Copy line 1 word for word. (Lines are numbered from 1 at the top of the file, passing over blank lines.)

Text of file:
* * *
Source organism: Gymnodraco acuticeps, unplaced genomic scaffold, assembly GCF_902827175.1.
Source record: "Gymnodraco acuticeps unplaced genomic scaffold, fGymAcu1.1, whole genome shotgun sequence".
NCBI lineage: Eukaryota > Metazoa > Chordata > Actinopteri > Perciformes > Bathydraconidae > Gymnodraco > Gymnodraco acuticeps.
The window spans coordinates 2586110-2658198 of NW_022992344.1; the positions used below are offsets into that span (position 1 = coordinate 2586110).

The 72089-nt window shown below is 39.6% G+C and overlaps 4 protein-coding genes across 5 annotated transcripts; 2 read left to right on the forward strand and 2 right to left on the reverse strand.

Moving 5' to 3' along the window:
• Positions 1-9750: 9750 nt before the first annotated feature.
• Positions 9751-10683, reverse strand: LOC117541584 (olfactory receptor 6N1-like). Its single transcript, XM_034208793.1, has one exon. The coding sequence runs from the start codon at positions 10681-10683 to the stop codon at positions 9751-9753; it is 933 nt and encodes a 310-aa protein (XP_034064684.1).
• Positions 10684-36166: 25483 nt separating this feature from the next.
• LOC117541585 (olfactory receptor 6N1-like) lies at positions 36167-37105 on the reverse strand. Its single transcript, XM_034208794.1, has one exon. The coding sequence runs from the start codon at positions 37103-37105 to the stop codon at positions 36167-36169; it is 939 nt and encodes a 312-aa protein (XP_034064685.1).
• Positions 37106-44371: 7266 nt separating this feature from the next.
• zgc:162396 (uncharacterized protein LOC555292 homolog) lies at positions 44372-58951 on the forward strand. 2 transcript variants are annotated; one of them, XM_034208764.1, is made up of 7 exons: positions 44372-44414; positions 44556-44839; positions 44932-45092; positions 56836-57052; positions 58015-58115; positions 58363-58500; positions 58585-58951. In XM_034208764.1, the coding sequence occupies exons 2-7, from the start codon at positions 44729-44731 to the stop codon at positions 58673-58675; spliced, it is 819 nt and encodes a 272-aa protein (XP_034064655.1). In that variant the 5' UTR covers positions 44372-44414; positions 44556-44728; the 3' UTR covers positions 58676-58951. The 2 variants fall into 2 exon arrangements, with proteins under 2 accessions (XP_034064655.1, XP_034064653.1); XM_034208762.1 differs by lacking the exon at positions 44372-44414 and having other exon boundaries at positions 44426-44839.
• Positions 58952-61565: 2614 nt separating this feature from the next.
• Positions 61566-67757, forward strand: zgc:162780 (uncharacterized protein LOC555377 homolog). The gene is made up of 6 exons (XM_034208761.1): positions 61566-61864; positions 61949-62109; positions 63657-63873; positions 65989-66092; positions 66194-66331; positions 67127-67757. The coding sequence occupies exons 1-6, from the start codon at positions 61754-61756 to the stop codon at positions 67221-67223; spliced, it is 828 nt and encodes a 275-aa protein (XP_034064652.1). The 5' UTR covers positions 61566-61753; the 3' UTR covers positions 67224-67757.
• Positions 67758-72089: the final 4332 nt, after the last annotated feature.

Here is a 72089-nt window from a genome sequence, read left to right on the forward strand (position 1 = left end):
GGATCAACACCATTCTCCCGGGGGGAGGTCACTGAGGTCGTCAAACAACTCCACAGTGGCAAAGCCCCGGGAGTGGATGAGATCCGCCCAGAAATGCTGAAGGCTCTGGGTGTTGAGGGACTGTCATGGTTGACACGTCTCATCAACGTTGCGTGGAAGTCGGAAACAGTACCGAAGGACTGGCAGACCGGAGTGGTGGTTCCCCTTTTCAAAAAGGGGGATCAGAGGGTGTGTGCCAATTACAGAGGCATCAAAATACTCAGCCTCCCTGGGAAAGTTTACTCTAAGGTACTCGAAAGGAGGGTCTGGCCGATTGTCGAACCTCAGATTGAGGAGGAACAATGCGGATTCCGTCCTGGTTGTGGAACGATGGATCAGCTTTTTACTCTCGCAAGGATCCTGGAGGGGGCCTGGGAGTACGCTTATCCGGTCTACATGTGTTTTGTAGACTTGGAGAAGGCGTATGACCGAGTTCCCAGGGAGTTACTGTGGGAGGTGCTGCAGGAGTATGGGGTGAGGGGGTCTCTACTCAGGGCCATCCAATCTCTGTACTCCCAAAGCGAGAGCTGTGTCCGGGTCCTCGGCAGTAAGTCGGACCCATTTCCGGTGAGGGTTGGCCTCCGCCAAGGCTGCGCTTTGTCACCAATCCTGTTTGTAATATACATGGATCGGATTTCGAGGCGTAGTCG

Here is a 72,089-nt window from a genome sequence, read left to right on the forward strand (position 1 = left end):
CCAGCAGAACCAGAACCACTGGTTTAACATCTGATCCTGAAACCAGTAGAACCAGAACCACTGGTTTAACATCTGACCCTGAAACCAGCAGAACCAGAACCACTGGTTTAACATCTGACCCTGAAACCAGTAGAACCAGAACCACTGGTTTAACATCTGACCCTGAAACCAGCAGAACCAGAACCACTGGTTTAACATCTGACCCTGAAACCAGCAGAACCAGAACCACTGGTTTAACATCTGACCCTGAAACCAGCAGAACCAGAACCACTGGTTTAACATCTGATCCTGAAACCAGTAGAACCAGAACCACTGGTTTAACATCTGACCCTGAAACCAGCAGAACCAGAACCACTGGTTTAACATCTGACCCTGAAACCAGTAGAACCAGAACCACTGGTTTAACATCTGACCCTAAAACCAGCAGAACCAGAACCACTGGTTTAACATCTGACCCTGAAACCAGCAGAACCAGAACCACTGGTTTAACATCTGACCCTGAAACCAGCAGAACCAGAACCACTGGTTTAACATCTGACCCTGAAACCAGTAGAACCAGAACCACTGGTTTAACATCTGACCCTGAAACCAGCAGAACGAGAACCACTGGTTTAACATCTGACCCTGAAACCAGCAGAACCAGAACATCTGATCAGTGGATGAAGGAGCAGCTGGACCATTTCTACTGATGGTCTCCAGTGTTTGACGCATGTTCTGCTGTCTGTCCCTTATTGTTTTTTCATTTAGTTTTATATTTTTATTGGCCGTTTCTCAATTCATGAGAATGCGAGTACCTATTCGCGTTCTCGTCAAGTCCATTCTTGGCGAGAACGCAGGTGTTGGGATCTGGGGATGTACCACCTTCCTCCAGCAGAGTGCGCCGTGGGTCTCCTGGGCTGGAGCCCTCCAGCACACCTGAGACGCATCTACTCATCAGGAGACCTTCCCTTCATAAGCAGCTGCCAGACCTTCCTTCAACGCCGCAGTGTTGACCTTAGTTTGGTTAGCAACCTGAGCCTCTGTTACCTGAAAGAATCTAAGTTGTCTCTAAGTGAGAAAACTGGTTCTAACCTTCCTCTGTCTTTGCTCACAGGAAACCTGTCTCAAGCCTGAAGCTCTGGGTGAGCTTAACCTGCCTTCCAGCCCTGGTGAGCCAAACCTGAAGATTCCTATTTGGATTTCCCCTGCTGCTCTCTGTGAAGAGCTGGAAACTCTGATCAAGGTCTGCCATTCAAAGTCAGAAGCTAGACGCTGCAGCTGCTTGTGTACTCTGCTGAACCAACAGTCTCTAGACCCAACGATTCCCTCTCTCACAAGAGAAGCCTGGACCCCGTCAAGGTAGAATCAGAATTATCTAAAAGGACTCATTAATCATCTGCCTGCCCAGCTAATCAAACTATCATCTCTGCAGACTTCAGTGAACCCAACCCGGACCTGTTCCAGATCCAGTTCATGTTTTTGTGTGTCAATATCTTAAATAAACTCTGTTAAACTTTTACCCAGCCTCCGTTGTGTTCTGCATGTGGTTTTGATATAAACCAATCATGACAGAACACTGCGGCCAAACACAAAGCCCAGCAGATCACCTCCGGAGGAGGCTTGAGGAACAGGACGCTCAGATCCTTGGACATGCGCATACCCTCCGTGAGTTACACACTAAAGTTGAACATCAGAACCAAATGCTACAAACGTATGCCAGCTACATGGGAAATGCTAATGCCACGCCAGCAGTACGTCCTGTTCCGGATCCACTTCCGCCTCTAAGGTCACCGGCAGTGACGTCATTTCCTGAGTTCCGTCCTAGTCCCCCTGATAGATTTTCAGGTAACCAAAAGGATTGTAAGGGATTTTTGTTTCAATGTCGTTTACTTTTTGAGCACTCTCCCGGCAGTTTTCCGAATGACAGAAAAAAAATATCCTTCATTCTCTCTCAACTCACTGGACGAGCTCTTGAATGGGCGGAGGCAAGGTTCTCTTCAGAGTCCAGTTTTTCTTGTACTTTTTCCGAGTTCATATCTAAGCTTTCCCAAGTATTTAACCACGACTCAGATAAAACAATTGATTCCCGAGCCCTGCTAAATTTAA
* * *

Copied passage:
Source organism: Gymnodraco acuticeps, unplaced genomic scaffold, assembly GCF_902827175.1.